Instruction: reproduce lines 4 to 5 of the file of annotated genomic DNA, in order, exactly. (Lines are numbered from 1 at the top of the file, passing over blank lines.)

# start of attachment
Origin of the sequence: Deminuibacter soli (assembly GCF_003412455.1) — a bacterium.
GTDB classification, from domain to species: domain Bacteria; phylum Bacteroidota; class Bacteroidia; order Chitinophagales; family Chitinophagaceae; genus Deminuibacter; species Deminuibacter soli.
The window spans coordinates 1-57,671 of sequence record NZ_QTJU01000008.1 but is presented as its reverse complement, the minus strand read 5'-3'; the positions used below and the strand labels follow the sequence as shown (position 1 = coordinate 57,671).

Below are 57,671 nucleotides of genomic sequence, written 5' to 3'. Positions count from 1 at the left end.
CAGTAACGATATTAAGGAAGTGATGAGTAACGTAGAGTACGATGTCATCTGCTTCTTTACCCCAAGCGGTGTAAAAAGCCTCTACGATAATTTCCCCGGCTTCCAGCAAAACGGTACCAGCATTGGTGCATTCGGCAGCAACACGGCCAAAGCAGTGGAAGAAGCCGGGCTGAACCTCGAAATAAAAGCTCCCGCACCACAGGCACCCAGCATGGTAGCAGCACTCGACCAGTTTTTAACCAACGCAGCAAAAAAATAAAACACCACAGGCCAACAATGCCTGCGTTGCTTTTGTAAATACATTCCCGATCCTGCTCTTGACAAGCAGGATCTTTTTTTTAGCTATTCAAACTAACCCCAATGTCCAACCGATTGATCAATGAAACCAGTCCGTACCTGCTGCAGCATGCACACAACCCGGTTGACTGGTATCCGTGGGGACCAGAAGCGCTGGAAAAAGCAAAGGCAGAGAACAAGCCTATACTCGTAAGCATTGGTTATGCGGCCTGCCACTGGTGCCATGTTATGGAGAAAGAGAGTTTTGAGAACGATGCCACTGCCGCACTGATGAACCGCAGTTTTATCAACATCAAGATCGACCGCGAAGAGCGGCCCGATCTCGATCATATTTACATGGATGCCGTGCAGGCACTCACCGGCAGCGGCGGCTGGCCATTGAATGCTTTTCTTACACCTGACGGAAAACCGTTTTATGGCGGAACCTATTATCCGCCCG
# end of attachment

Below are 57,671 nucleotides of genomic sequence, written 5' to 3'. Positions count from 1 at the left end.
CAGTAACGATATTAAGGAAGTGATGAGTAACGTAGAGTACGATGTCATCTGCTTCTTTACCCCAAGCGGTGTAAAAAGCCTCTACGATAATTTCCCCGGCTTCCAGCAAAACGGTACCAGCATTGGTGCATTCGGCAGCAACACGGCCAAAGCAGTGGAAGAAGCCGGGCTGAACCTCGAAATAAAAGCTCCCGCACCACAGGCACCCAGCATGGTAGCAGCACTCGACCAGTTTTTAACCAACGCAGCAAAAAAATAAAACACCACAGGCCAACAATGCCTGCGTTGCTTTTGTAAATACATTCCCGATCCTGCTCTTGACAAGCAGGATCTTTTTTTTAGCTATTCAAACTAACCCCAATGTCCAACCGATTGATCAATGAAACCAGTCCGTACCTGCTGCAGCATGCACACAACCCGGTTGACTGGTATCCGTGGGGACCAGAAGCGCTGGAAAAAGCAAAGGCAGAGAACAAGCCTATACTCGTAAGCATTGGTTATGCGGCCTGCCACTGGTGCCATGTTATGGAGAAAGAGAGTTTTGAGAACGATGCCACTGCCGCACTGATGAACCGCAGTTTTATCAACATCAAGATCGACCGCGAAGAGCGGCCCGATCTCGATCATATTTACATGGATGCCGTGCAGGCACTCACCGGCAGCGGCGGCTGGCCATTGAATGCTTTTCTTACACCTGACGGAAAACCGTTTTATGGCGGAACCTATTATCCGCCCG